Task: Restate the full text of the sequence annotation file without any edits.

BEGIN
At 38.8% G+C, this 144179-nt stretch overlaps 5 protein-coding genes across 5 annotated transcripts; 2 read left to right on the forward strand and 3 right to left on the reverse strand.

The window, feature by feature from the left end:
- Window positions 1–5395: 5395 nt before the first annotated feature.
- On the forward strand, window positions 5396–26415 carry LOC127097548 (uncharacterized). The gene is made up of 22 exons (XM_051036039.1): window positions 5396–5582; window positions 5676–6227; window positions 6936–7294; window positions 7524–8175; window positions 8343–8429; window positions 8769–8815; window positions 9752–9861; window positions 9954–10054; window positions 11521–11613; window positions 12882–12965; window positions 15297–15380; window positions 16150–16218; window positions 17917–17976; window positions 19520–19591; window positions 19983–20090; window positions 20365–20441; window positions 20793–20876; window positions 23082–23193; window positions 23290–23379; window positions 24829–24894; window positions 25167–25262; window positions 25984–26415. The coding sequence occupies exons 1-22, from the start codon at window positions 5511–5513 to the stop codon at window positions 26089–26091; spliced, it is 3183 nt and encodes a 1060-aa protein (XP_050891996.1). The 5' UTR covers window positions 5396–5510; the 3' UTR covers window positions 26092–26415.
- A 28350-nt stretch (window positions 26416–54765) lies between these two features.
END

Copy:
At 38.8% G+C, this 144179-nt stretch overlaps 5 protein-coding genes across 5 annotated transcripts; 2 read left to right on the forward strand and 3 right to left on the reverse strand.

The window, feature by feature from the left end:
- Window positions 1–5395: 5395 nt before the first annotated feature.
- On the forward strand, window positions 5396–26415 carry LOC127097548 (uncharacterized). The gene is made up of 22 exons (XM_051036039.1): window positions 5396–5582; window positions 5676–6227; window positions 6936–7294; window positions 7524–8175; window positions 8343–8429; window positions 8769–8815; window positions 9752–9861; window positions 9954–10054; window positions 11521–11613; window positions 12882–12965; window positions 15297–15380; window positions 16150–16218; window positions 17917–17976; window positions 19520–19591; window positions 19983–20090; window positions 20365–20441; window positions 20793–20876; window positions 23082–23193; window positions 23290–23379; window positions 24829–24894; window positions 25167–25262; window positions 25984–26415. The coding sequence occupies exons 1-22, from the start codon at window positions 5511–5513 to the stop codon at window positions 26089–26091; spliced, it is 3183 nt and encodes a 1060-aa protein (XP_050891996.1). The 5' UTR covers window positions 5396–5510; the 3' UTR covers window positions 26092–26415.
- A 28350-nt stretch (window positions 26416–54765) lies between these two features.